When you think about life apart from the biblical narrative, nothing seems to make sense. We all know something is radically wrong with us and the world around us, but we don’t know what it is . . . apart from the story in the pages of sacred Scripture. Only the Gospel can make sense of what seems at times to be absolutely senseless. Let’s take a brief look at some of the things that don’t make any sense apart from the truths of the Gospel.
Sin doesn’t make sense apart from the Gospel. Why do we do some of the sinful stuff we do? It is because we are sinners—both by nature and by habit. Without the story of creation (all things made good by God) and the Fall in the Garden of Eden (all things made bad by man), sin doesn’t make sense. We begin to try to categorize our inappropriate behaviors as something less than sin—a result of our environment or bio-chemistry. The rationale goes, change the environment outside or inside (move or get medicine), and the person will ultimately change. History has taught us these experiments have failed miserably. Behavior can and often does change for awhile, but heart transformation never happens apart from the Gospel.
Moral obligation doesn’t make sense apart from the Gospel. In a messed up world, with a God who is off in some distant land, unconcerned and uninvolved, what obligation would there be for any moral concern on our part for what is good, just, and right? Why would any of us care about hurting, lost, broken, oppressed, and marginalized people? The survival of the fittest would seem to make the most sense. But the Gospel tells us that God in Christ entered into this world to make all that had been crooked since the Fall straight once again. And He did this at the most unimaginable cost to Himself. Gospel sanity says we are to enter into the process Jesus started, expecting suffering along the way and ultimate success in the end, because what He began He will complete (Isaiah 46:9-11).
Our overwhelming need for relationship doesn’t make sense apart from the Gospel. God made us for relationship with Him and each other. He said it was not good for us to be alone, and yet that is exactly what we tried to do in the Garden. We looked away from God and each other and looked only at ourselves, which only resulted in fear, guilt, and a sense of utter brokenness. But the Gospel tells us that we need a relationship with God, and through that relationship, God gives us a right relationship with the human community. Gospel sanity moves us in the direction of working to strengthen both the community within the church and the community outside of it. Gospel sanity drives us to care for everyone because God cares for everyone. Mercy, justice, and service become the marks of the Christian who is busily engaged in building community wherever people are to be found.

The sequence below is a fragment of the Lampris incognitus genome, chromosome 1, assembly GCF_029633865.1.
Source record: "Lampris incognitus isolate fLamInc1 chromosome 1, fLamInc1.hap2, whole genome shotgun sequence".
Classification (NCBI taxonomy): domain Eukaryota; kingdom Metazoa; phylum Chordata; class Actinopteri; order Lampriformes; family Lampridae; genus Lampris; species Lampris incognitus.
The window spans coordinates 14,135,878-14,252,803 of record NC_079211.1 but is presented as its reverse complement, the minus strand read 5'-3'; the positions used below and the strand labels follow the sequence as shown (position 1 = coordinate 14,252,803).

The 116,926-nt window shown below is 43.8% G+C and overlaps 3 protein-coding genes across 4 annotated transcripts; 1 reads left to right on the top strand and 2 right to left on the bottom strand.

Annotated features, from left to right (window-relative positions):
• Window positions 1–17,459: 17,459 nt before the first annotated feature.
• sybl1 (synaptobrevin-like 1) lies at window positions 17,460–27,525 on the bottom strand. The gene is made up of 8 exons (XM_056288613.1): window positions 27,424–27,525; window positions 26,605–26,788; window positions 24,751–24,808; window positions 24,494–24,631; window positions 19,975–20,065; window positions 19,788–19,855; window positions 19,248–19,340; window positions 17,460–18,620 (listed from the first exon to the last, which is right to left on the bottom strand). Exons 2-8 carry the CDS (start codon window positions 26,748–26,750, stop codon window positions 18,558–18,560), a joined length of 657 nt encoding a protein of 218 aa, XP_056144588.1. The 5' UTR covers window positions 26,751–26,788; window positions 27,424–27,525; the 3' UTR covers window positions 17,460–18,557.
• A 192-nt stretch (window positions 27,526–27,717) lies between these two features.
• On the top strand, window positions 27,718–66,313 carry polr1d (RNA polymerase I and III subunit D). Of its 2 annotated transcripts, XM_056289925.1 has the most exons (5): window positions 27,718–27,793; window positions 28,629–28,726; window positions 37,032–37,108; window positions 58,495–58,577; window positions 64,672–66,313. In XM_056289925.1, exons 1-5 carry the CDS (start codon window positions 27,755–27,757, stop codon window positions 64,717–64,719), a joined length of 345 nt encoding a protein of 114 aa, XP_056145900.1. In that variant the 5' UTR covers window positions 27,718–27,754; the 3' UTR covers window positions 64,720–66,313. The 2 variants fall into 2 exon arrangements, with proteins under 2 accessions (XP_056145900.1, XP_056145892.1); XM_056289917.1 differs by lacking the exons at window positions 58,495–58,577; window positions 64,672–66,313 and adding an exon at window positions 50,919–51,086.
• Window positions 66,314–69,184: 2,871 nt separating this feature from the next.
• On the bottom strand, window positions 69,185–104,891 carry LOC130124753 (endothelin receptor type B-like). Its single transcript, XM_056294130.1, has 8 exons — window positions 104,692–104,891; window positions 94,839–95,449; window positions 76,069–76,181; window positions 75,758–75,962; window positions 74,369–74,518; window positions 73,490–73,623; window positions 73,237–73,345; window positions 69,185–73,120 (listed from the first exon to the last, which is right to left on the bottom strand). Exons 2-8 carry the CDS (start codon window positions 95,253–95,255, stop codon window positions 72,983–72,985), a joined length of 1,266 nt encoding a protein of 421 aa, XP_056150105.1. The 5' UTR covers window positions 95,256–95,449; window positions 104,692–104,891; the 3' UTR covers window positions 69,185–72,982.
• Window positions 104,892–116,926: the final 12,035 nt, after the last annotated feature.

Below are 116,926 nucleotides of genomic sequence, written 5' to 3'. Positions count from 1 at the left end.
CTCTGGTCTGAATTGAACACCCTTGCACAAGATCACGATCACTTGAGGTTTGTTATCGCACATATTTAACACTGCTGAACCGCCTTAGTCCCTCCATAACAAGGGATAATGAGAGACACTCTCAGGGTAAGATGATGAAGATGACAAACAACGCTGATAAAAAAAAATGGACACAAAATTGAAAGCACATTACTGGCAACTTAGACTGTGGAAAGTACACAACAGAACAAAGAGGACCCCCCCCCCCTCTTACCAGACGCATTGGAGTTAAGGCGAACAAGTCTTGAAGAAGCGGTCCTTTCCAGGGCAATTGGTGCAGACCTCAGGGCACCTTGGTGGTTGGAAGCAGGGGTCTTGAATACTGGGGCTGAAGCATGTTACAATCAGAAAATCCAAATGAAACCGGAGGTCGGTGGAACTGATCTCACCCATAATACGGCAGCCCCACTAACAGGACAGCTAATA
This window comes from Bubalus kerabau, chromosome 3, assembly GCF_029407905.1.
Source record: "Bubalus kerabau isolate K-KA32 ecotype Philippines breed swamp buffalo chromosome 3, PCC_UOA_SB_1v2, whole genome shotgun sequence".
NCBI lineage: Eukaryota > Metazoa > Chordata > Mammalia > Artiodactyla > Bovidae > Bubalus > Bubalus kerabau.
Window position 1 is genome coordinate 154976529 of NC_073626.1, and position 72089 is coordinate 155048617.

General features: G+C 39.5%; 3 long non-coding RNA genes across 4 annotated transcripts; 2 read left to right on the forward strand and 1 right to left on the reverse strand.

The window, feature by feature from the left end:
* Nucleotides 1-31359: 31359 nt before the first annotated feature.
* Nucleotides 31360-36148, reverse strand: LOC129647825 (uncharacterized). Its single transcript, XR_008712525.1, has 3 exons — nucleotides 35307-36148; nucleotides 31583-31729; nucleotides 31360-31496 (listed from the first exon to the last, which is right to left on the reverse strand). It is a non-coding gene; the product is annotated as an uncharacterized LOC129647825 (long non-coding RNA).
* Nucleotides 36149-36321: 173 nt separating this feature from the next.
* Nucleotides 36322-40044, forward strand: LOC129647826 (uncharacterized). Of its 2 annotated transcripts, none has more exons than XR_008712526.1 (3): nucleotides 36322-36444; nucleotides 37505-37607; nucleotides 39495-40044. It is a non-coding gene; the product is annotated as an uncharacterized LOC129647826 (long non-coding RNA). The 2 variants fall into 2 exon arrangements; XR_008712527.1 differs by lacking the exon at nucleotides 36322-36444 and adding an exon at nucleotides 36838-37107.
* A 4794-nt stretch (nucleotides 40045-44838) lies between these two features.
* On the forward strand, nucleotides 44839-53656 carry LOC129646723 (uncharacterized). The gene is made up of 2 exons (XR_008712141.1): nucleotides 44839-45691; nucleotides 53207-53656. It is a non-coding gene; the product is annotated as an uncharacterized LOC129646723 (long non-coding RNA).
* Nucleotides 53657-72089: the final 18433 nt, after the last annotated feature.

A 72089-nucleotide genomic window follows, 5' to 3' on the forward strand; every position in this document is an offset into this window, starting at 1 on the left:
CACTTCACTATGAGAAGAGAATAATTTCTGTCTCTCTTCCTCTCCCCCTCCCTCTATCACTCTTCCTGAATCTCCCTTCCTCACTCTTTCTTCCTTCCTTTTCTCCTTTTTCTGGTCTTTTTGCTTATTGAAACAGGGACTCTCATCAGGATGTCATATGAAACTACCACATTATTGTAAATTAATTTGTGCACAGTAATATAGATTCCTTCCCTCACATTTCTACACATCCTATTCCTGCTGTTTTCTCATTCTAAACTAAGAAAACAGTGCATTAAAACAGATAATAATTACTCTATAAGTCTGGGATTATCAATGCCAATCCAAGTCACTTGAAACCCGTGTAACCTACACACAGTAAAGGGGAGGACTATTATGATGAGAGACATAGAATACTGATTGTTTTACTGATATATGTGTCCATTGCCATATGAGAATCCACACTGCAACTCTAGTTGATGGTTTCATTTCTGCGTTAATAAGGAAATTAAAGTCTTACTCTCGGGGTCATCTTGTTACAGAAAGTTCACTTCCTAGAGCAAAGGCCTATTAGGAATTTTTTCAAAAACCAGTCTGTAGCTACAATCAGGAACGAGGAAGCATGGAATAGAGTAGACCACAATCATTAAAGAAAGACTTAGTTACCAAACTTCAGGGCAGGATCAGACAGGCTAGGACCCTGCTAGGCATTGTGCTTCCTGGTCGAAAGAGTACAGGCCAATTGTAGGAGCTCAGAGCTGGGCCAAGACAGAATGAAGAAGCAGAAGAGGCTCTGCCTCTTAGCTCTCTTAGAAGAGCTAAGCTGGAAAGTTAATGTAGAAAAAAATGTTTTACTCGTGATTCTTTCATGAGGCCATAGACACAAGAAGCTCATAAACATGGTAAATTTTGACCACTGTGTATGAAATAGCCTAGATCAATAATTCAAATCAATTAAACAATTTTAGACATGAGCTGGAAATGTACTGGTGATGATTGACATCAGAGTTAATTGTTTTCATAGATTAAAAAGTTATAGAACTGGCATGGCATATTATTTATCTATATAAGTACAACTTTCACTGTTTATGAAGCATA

So . . . do you need a little Gospel sanity today? In the words of Flannery O’Connor, “To know oneself, is above all, to know what one lacks. It is to measure oneself against the Truth, and not the other way around.” The Truth is that we all need a daily dose of Gospel sanity to keep Jesus at the center of our existence. This is the only place where life is to be lived and the only way it makes sense.
This is the Gospel. This is grace for your race. NEVER FORGET THAT . . . AMEN!